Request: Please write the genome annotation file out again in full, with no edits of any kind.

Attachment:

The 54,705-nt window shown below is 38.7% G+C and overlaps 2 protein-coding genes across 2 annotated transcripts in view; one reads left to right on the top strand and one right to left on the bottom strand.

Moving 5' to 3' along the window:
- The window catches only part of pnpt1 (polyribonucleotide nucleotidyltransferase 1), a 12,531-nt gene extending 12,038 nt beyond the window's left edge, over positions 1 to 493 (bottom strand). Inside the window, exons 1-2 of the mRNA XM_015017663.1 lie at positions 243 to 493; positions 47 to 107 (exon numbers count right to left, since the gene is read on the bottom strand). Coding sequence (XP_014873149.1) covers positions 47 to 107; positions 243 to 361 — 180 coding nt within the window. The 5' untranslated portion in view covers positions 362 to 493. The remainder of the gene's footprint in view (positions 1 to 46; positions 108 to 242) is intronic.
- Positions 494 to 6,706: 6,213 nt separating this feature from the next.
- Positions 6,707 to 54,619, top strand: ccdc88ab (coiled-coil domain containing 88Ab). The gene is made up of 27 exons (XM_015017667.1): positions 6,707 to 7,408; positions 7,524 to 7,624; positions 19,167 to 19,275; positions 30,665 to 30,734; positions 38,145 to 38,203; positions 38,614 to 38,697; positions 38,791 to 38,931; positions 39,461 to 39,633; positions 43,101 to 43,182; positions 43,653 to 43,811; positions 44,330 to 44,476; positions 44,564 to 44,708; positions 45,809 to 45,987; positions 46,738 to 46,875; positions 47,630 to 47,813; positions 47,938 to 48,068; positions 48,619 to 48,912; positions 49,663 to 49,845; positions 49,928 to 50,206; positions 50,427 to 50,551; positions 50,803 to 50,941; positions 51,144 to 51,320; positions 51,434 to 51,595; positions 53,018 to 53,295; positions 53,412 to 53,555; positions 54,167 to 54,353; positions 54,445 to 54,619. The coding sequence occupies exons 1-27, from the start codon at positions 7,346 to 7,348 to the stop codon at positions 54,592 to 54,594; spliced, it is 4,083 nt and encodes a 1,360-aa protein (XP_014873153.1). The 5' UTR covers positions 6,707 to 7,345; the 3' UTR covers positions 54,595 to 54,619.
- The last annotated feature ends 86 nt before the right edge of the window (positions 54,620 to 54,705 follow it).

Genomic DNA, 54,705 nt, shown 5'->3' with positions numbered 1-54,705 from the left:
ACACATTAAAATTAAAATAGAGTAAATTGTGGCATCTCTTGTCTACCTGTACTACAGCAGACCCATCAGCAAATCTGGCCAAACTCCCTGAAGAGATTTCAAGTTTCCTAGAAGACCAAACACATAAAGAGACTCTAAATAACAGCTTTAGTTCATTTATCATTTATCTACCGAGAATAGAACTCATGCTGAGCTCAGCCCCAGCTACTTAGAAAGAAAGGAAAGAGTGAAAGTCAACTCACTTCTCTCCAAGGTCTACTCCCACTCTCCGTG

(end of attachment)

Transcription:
The 54,705-nt window shown below is 38.7% G+C and overlaps 2 protein-coding genes across 2 annotated transcripts in view; one reads left to right on the top strand and one right to left on the bottom strand.

Moving 5' to 3' along the window:
- The window catches only part of pnpt1 (polyribonucleotide nucleotidyltransferase 1), a 12,531-nt gene extending 12,038 nt beyond the window's left edge, over positions 1 to 493 (bottom strand). Inside the window, exons 1-2 of the mRNA XM_015017663.1 lie at positions 243 to 493; positions 47 to 107 (exon numbers count right to left, since the gene is read on the bottom strand). Coding sequence (XP_014873149.1) covers positions 47 to 107; positions 243 to 361 — 180 coding nt within the window. The 5' untranslated portion in view covers positions 362 to 493. The remainder of the gene's footprint in view (positions 1 to 46; positions 108 to 242) is intronic.
- Positions 494 to 6,706: 6,213 nt separating this feature from the next.
- Positions 6,707 to 54,619, top strand: ccdc88ab (coiled-coil domain containing 88Ab). The gene is made up of 27 exons (XM_015017667.1): positions 6,707 to 7,408; positions 7,524 to 7,624; positions 19,167 to 19,275; positions 30,665 to 30,734; positions 38,145 to 38,203; positions 38,614 to 38,697; positions 38,791 to 38,931; positions 39,461 to 39,633; positions 43,101 to 43,182; positions 43,653 to 43,811; positions 44,330 to 44,476; positions 44,564 to 44,708; positions 45,809 to 45,987; positions 46,738 to 46,875; positions 47,630 to 47,813; positions 47,938 to 48,068; positions 48,619 to 48,912; positions 49,663 to 49,845; positions 49,928 to 50,206; positions 50,427 to 50,551; positions 50,803 to 50,941; positions 51,144 to 51,320; positions 51,434 to 51,595; positions 53,018 to 53,295; positions 53,412 to 53,555; positions 54,167 to 54,353; positions 54,445 to 54,619. The coding sequence occupies exons 1-27, from the start codon at positions 7,346 to 7,348 to the stop codon at positions 54,592 to 54,594; spliced, it is 4,083 nt and encodes a 1,360-aa protein (XP_014873153.1). The 5' UTR covers positions 6,707 to 7,345; the 3' UTR covers positions 54,595 to 54,619.
- The last annotated feature ends 86 nt before the right edge of the window (positions 54,620 to 54,705 follow it).

Genomic DNA, 54,705 nt, shown 5'->3' with positions numbered 1-54,705 from the left:
ACACATTAAAATTAAAATAGAGTAAATTGTGGCATCTCTTGTCTACCTGTACTACAGCAGACCCATCAGCAAATCTGGCCAAACTCCCTGAAGAGATTTCAAGTTTCCTAGAAGACCAAACACATAAAGAGACTCTAAATAACAGCTTTAGTTCATTTATCATTTATCTACCGAGAATAGAACTCATGCTGAGCTCAGCCCCAGCTACTTAGAAAGAAAGGAAAGAGTGAAAGTCAACTCACTTCTCTCCAAGGTCTACTCCCACTCTCCGTG